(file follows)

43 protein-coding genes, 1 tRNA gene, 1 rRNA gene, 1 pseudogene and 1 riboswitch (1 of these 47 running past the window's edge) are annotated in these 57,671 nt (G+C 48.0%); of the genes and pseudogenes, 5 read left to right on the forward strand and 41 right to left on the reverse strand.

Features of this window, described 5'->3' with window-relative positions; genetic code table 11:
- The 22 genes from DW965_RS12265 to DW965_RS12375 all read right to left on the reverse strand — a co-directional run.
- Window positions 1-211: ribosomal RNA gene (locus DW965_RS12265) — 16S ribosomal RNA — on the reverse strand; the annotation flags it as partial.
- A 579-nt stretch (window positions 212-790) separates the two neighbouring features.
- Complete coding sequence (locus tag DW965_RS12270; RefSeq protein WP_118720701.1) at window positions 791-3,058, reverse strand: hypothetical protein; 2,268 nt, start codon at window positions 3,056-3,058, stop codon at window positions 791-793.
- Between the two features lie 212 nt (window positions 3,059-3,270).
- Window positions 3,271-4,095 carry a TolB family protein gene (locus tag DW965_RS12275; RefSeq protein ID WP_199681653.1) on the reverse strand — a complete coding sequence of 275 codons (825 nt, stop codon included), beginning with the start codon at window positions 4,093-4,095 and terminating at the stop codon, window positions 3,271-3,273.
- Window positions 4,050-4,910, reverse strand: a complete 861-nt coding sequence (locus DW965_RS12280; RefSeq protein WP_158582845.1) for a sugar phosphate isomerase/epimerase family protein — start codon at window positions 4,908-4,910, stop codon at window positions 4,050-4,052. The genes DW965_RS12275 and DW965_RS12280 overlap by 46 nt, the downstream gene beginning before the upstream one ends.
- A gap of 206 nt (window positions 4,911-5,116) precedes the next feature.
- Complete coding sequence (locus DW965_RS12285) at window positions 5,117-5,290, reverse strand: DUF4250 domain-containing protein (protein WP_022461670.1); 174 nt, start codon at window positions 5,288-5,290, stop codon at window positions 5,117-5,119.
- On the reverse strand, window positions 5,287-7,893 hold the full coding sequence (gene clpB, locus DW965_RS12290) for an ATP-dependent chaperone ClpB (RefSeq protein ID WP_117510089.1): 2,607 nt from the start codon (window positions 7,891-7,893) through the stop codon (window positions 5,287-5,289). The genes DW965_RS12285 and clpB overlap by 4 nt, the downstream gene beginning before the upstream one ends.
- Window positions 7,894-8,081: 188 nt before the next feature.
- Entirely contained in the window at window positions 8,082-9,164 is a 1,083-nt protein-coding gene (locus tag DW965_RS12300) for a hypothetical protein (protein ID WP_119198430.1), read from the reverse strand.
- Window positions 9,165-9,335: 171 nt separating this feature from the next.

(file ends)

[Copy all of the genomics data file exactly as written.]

43 protein-coding genes, 1 tRNA gene, 1 rRNA gene, 1 pseudogene and 1 riboswitch (1 of these 47 running past the window's edge) are annotated in these 57,671 nt (G+C 48.0%); of the genes and pseudogenes, 5 read left to right on the forward strand and 41 right to left on the reverse strand.

Features of this window, described 5'->3' with window-relative positions; genetic code table 11:
- The 22 genes from DW965_RS12265 to DW965_RS12375 all read right to left on the reverse strand — a co-directional run.
- Window positions 1-211: ribosomal RNA gene (locus DW965_RS12265) — 16S ribosomal RNA — on the reverse strand; the annotation flags it as partial.
- A 579-nt stretch (window positions 212-790) separates the two neighbouring features.
- Complete coding sequence (locus tag DW965_RS12270; RefSeq protein WP_118720701.1) at window positions 791-3,058, reverse strand: hypothetical protein; 2,268 nt, start codon at window positions 3,056-3,058, stop codon at window positions 791-793.
- Between the two features lie 212 nt (window positions 3,059-3,270).
- Window positions 3,271-4,095 carry a TolB family protein gene (locus tag DW965_RS12275; RefSeq protein ID WP_199681653.1) on the reverse strand — a complete coding sequence of 275 codons (825 nt, stop codon included), beginning with the start codon at window positions 4,093-4,095 and terminating at the stop codon, window positions 3,271-3,273.
- Window positions 4,050-4,910, reverse strand: a complete 861-nt coding sequence (locus DW965_RS12280; RefSeq protein WP_158582845.1) for a sugar phosphate isomerase/epimerase family protein — start codon at window positions 4,908-4,910, stop codon at window positions 4,050-4,052. The genes DW965_RS12275 and DW965_RS12280 overlap by 46 nt, the downstream gene beginning before the upstream one ends.
- A gap of 206 nt (window positions 4,911-5,116) precedes the next feature.
- Complete coding sequence (locus DW965_RS12285) at window positions 5,117-5,290, reverse strand: DUF4250 domain-containing protein (protein WP_022461670.1); 174 nt, start codon at window positions 5,288-5,290, stop codon at window positions 5,117-5,119.
- On the reverse strand, window positions 5,287-7,893 hold the full coding sequence (gene clpB, locus DW965_RS12290) for an ATP-dependent chaperone ClpB (RefSeq protein ID WP_117510089.1): 2,607 nt from the start codon (window positions 7,891-7,893) through the stop codon (window positions 5,287-5,289). The genes DW965_RS12285 and clpB overlap by 4 nt, the downstream gene beginning before the upstream one ends.
- Window positions 7,894-8,081: 188 nt before the next feature.
- Entirely contained in the window at window positions 8,082-9,164 is a 1,083-nt protein-coding gene (locus tag DW965_RS12300) for a hypothetical protein (protein ID WP_119198430.1), read from the reverse strand.
- Window positions 9,165-9,335: 171 nt separating this feature from the next.